Minister tasks parents to invest more in girl-child education

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The Minister of Science, Technology and Innovation, Dr Adeleke Olorunnimbe Mamora has called on parents to invest and be committed to girl child education in the country.

Dr Adeleke stated this on Friday when the Association of Professional Women Engineers of Nigeria (APWEN) paid a courtesy visit to him in his office in Abuja.

The Minister noted that the Association of Professional Women Engineers of Nigeria (APWEN) is an umbrella body of female Engineers in Nigeria and the Diaspora, stressing that engineering in particular is a field dominated by men in the past and that women are gradually taking their place to compete with their men counterparts.

Dr Adeleke further stated that the goal of the Association is to sensitize young girls with the intention of encouraging them to study engineering courses explaining that Engineering field will spur women to achieve professional excellence based on Science, Technology, and Mathematics (STEM).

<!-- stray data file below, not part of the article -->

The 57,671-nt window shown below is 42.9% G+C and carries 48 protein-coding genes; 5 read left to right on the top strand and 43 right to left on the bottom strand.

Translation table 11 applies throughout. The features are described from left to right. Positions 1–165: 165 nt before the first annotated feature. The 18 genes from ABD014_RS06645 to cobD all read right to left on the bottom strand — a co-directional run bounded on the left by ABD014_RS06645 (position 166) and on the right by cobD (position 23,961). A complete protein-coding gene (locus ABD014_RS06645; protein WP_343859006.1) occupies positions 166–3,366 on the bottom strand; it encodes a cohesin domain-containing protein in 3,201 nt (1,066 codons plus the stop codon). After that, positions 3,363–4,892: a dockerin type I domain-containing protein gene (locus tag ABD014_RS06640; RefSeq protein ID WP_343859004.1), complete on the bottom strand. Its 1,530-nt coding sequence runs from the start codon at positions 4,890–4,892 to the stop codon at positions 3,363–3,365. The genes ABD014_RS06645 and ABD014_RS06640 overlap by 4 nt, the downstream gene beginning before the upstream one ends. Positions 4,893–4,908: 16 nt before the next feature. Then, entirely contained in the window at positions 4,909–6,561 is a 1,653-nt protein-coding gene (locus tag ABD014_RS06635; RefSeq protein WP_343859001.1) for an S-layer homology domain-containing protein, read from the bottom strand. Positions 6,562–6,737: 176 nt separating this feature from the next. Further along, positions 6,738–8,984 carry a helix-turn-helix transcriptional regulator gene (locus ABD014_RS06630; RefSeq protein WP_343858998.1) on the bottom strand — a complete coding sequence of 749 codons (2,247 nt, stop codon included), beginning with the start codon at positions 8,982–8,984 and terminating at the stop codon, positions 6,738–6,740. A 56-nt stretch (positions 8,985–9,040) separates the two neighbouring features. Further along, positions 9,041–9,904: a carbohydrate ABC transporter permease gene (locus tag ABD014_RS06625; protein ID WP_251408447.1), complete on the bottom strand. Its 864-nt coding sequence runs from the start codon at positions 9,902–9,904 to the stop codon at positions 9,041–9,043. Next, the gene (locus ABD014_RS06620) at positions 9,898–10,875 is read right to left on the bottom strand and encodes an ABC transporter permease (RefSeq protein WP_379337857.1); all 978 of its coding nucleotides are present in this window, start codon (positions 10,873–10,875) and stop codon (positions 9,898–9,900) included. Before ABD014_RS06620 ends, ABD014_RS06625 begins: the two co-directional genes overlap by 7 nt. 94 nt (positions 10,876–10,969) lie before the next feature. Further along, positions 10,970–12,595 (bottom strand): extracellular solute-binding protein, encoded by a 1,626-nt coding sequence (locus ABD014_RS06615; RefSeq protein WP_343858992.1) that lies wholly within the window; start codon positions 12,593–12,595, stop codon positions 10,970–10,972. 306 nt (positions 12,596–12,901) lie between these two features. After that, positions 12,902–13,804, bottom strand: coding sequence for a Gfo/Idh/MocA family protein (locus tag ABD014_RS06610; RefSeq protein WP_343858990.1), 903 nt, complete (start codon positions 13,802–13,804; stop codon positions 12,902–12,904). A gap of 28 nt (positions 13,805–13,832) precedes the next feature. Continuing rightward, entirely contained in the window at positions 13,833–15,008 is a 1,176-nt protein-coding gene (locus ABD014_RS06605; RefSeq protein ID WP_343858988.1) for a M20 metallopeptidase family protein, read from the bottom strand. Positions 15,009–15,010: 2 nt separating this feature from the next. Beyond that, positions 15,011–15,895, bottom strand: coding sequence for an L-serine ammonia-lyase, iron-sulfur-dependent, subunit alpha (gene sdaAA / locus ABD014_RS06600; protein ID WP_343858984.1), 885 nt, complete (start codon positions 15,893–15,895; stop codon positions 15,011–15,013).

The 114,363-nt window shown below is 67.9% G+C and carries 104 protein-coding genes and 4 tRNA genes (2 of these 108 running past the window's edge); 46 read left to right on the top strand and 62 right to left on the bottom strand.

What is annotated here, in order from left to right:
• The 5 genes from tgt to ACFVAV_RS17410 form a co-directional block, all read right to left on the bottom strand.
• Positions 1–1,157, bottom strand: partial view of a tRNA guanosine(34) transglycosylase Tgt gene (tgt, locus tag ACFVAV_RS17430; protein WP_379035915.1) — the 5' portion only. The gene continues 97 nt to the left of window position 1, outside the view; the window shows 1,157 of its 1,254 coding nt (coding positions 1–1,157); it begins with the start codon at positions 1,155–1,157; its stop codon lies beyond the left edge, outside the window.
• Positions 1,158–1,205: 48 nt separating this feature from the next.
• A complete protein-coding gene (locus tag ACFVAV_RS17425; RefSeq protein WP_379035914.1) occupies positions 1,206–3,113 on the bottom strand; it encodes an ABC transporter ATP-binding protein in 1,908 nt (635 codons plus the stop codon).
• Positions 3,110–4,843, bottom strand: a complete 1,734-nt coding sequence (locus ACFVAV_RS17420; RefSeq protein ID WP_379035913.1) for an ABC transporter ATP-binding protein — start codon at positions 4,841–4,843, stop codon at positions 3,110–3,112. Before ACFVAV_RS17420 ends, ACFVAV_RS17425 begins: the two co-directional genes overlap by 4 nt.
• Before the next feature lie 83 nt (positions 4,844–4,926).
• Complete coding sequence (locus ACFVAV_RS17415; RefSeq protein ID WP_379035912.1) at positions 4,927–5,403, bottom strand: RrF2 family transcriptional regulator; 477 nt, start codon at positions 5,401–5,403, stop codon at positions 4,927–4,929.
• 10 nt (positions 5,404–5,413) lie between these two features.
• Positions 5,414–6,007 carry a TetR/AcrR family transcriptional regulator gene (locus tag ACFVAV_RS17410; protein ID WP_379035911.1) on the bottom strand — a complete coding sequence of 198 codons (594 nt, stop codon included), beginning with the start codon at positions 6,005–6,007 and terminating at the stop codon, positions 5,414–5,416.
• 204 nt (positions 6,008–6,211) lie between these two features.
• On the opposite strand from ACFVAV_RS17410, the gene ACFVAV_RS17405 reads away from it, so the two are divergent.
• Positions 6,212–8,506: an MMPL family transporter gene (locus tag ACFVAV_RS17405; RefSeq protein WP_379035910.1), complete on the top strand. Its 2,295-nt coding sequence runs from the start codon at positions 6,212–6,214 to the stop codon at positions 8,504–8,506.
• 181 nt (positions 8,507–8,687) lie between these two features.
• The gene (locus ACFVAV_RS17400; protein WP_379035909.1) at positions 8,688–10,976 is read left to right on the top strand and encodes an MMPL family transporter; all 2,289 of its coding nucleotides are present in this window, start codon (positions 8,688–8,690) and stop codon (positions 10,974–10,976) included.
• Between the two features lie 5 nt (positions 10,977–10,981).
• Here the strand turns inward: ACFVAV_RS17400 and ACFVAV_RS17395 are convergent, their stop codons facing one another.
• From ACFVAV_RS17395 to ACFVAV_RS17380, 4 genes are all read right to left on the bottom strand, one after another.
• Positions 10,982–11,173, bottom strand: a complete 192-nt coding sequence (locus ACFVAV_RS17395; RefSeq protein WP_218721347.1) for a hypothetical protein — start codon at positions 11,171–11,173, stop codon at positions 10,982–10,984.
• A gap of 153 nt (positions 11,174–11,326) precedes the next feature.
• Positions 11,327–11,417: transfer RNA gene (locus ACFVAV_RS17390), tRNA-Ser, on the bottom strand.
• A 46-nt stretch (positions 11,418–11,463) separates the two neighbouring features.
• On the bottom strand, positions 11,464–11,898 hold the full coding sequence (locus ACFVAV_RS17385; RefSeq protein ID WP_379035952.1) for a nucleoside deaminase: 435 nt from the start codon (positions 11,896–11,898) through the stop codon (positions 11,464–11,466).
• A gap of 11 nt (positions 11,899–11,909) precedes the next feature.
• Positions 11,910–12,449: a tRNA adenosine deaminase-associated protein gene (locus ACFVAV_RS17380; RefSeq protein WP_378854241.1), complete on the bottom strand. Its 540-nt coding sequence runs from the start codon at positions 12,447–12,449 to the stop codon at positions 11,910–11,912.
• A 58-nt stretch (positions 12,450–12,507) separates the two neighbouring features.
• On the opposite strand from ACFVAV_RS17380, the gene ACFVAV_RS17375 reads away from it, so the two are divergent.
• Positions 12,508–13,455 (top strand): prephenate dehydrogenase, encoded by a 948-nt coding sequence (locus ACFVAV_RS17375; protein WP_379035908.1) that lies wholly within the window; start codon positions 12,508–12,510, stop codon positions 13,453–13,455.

He added that the ministry will collaborate with STEM to increase the number of women in Engineering studies in Nigeria.

The Minister emphasized that Engineering is one of the self-employing courses in the World, and Nigerian women should be sensitized toward engaging in such a field.

He noted that young girls will be more innovative, creative and great inventors if they are identified early in life for the socio-economic development and growth of our country.

Dr Adeleke, however, commended the Association for their efforts toward girl child education and assured them of the Ministry’s collaboration with the Association.

Earlier, Engr. Dr Elizabeth Jumoke Eterigho informed the Minister that the Association has sensitized and encouraged many students in the six geopolitical zones of the country, stressing that such ventures have stimulated their interest in studying science subjects.

She stated that the main objective of the visit is to collaborate with the ministry in order to execute their capacity projects whose multiplier effects will increase the opportunities available to girls in engineering studies.